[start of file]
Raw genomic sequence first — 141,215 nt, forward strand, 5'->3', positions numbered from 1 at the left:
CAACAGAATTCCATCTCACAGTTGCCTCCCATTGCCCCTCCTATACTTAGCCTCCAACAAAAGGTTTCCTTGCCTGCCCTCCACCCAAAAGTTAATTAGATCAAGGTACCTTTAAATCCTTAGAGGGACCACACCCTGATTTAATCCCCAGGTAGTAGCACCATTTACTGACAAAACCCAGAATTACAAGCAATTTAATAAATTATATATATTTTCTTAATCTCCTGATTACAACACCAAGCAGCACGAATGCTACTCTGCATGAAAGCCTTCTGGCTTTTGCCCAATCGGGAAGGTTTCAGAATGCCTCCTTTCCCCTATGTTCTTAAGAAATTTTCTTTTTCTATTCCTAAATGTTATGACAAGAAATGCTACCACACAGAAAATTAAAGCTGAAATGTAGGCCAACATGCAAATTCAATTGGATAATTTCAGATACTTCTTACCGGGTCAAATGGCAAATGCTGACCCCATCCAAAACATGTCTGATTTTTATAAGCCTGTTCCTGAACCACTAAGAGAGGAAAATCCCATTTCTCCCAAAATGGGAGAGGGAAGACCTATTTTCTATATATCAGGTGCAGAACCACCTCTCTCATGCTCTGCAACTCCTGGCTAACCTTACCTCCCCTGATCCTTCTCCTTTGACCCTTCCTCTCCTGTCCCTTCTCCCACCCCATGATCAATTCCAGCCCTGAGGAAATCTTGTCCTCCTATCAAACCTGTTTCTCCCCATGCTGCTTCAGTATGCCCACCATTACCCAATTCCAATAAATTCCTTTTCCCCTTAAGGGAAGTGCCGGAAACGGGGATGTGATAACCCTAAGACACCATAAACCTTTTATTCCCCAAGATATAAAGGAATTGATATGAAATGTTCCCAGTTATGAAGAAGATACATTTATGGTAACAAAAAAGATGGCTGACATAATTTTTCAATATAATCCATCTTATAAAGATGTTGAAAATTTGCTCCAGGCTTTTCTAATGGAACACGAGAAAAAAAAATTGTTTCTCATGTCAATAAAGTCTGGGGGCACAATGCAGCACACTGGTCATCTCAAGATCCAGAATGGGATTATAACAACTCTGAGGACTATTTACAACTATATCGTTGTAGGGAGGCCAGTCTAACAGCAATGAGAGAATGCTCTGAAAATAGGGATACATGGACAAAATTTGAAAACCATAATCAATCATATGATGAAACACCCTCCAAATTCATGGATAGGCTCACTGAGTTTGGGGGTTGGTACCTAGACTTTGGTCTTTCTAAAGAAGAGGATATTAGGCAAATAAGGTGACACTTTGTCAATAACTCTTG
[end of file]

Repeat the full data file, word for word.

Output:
Raw genomic sequence first — 141,215 nt, forward strand, 5'->3', positions numbered from 1 at the left:
CAACAGAATTCCATCTCACAGTTGCCTCCCATTGCCCCTCCTATACTTAGCCTCCAACAAAAGGTTTCCTTGCCTGCCCTCCACCCAAAAGTTAATTAGATCAAGGTACCTTTAAATCCTTAGAGGGACCACACCCTGATTTAATCCCCAGGTAGTAGCACCATTTACTGACAAAACCCAGAATTACAAGCAATTTAATAAATTATATATATTTTCTTAATCTCCTGATTACAACACCAAGCAGCACGAATGCTACTCTGCATGAAAGCCTTCTGGCTTTTGCCCAATCGGGAAGGTTTCAGAATGCCTCCTTTCCCCTATGTTCTTAAGAAATTTTCTTTTTCTATTCCTAAATGTTATGACAAGAAATGCTACCACACAGAAAATTAAAGCTGAAATGTAGGCCAACATGCAAATTCAATTGGATAATTTCAGATACTTCTTACCGGGTCAAATGGCAAATGCTGACCCCATCCAAAACATGTCTGATTTTTATAAGCCTGTTCCTGAACCACTAAGAGAGGAAAATCCCATTTCTCCCAAAATGGGAGAGGGAAGACCTATTTTCTATATATCAGGTGCAGAACCACCTCTCTCATGCTCTGCAACTCCTGGCTAACCTTACCTCCCCTGATCCTTCTCCTTTGACCCTTCCTCTCCTGTCCCTTCTCCCACCCCATGATCAATTCCAGCCCTGAGGAAATCTTGTCCTCCTATCAAACCTGTTTCTCCCCATGCTGCTTCAGTATGCCCACCATTACCCAATTCCAATAAATTCCTTTTCCCCTTAAGGGAAGTGCCGGAAACGGGGATGTGATAACCCTAAGACACCATAAACCTTTTATTCCCCAAGATATAAAGGAATTGATATGAAATGTTCCCAGTTATGAAGAAGATACATTTATGGTAACAAAAAAGATGGCTGACATAATTTTTCAATATAATCCATCTTATAAAGATGTTGAAAATTTGCTCCAGGCTTTTCTAATGGAACACGAGAAAAAAAAATTGTTTCTCATGTCAATAAAGTCTGGGGGCACAATGCAGCACACTGGTCATCTCAAGATCCAGAATGGGATTATAACAACTCTGAGGACTATTTACAACTATATCGTTGTAGGGAGGCCAGTCTAACAGCAATGAGAGAATGCTCTGAAAATAGGGATACATGGACAAAATTTGAAAACCATAATCAATCATATGATGAAACACCCTCCAAATTCATGGATAGGCTCACTGAGTTTGGGGGTTGGTACCTAGACTTTGGTCTTTCTAAAGAAGAGGATATTAGGCAAATAAGGTGACACTTTGTCAATAACTCTTG